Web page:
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Science  26 Mar 1976:
Vol. 191, Issue 4233, pp. 1250
DOI: 10.1126/science.191.4233.1250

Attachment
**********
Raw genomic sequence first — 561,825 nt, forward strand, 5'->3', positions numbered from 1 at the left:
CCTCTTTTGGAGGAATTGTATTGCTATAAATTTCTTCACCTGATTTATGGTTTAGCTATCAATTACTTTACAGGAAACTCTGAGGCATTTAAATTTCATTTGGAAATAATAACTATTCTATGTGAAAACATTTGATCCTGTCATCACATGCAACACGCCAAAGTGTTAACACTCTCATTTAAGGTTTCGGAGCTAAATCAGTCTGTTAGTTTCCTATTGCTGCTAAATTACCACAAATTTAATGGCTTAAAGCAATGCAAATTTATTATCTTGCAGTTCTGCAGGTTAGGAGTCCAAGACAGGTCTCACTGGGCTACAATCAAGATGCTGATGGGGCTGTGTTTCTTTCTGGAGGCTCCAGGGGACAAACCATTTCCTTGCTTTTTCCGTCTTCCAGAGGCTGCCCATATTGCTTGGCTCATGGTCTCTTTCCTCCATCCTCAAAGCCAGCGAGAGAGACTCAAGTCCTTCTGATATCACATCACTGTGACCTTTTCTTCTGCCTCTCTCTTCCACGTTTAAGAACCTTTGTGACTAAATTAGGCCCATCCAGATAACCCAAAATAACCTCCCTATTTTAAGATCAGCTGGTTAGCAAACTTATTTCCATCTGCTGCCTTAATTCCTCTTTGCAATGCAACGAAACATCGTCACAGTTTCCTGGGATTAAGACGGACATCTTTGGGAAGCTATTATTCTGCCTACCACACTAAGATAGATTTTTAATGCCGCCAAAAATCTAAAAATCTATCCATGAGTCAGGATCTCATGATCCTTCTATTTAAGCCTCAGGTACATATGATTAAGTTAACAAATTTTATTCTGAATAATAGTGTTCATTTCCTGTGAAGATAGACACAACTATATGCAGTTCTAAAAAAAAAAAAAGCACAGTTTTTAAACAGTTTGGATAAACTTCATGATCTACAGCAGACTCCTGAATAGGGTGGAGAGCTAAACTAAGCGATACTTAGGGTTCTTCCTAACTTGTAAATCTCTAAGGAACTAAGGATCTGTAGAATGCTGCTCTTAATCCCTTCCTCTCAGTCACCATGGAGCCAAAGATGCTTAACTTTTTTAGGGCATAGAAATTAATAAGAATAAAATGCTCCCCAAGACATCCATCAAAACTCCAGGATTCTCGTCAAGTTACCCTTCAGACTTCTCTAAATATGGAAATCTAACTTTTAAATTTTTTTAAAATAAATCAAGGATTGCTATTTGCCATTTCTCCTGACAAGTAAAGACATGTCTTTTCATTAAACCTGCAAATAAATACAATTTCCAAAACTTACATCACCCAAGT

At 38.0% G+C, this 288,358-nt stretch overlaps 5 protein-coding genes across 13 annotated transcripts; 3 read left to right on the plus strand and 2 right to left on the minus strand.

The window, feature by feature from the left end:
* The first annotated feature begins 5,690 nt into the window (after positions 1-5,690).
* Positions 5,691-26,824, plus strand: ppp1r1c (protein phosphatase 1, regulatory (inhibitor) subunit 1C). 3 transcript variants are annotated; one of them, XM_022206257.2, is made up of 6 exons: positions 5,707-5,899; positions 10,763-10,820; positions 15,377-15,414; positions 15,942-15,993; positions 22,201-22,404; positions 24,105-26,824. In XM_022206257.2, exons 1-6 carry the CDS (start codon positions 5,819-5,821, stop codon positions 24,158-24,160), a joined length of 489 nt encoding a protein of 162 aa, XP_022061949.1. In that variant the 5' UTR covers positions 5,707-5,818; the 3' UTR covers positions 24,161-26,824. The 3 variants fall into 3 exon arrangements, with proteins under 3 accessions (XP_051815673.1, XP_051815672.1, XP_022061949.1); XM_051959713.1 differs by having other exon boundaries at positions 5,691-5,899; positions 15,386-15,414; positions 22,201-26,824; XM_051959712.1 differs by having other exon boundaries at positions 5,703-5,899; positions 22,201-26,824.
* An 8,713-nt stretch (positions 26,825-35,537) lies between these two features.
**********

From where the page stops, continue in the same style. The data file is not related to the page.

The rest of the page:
The Pittsburgh Conference on Analytical Chemistry and Applied Spectroscopy is the largest meeting devoted to chemical instrumentation in the United States, and probably the largest in the world. From 1 to 5 March, more than 7500 scientists gathered at the Cleveland Convention Center to listen to some 497 papers and to visit the booths of 324 instrument manufacturers and distributors. Another 3000 visited only the instrument exhibition. Because so many manufacturers exhibit their established instruments and introduce new ones at the Pittsburgh Conference (which is so named because it is sponsored by the Society for Analytical Chemists of Pittsburgh and the Spectroscopy Society of Pittsburgh even though it has been held in Cleveland for the past 9 years), it is an ideal place to examine trends in instrumentation and, thereby, current trends in chemistry. Many of those trends are discussed in the following stories. Other trends include the growing number of women participants. As recently as 5 years ago, there was only one woman among the manufacturer's representatives at the meeting. No figures are available this year, but women probably accounted for at least 5 percent of the sales force. Also the number of professional women visiting the exhibition was much greater than ever before. Another important trend was the enthusiasm of the visitors to the exhibition. Many of them seemed to have money in their pockets and to be ready to spend it, an indication that the instrument business—and, therefore, the physical sciences—will enjoy a year of healthy growth.